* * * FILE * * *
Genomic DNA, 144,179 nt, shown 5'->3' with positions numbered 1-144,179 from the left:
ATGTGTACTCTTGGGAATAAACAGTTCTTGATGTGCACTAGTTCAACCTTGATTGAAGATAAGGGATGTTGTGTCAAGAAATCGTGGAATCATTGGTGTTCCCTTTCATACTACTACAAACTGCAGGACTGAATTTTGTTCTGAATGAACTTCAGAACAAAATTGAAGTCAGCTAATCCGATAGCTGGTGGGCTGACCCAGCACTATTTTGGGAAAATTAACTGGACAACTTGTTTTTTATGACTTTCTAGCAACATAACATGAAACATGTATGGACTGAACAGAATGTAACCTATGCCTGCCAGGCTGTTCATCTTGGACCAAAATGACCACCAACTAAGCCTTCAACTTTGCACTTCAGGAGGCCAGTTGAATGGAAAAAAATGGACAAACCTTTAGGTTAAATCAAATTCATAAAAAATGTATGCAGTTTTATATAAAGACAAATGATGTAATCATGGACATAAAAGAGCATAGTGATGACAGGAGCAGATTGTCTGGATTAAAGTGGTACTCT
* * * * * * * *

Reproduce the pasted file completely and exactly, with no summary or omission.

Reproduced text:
Genomic DNA, 144,179 nt, shown 5'->3' with positions numbered 1-144,179 from the left:
ATGTGTACTCTTGGGAATAAACAGTTCTTGATGTGCACTAGTTCAACCTTGATTGAAGATAAGGGATGTTGTGTCAAGAAATCGTGGAATCATTGGTGTTCCCTTTCATACTACTACAAACTGCAGGACTGAATTTTGTTCTGAATGAACTTCAGAACAAAATTGAAGTCAGCTAATCCGATAGCTGGTGGGCTGACCCAGCACTATTTTGGGAAAATTAACTGGACAACTTGTTTTTTATGACTTTCTAGCAACATAACATGAAACATGTATGGACTGAACAGAATGTAACCTATGCCTGCCAGGCTGTTCATCTTGGACCAAAATGACCACCAACTAAGCCTTCAACTTTGCACTTCAGGAGGCCAGTTGAATGGAAAAAAATGGACAAACCTTTAGGTTAAATCAAATTCATAAAAAATGTATGCAGTTTTATATAAAGACAAATGATGTAATCATGGACATAAAAGAGCATAGTGATGACAGGAGCAGATTGTCTGGATTAAAGTGGTACTCT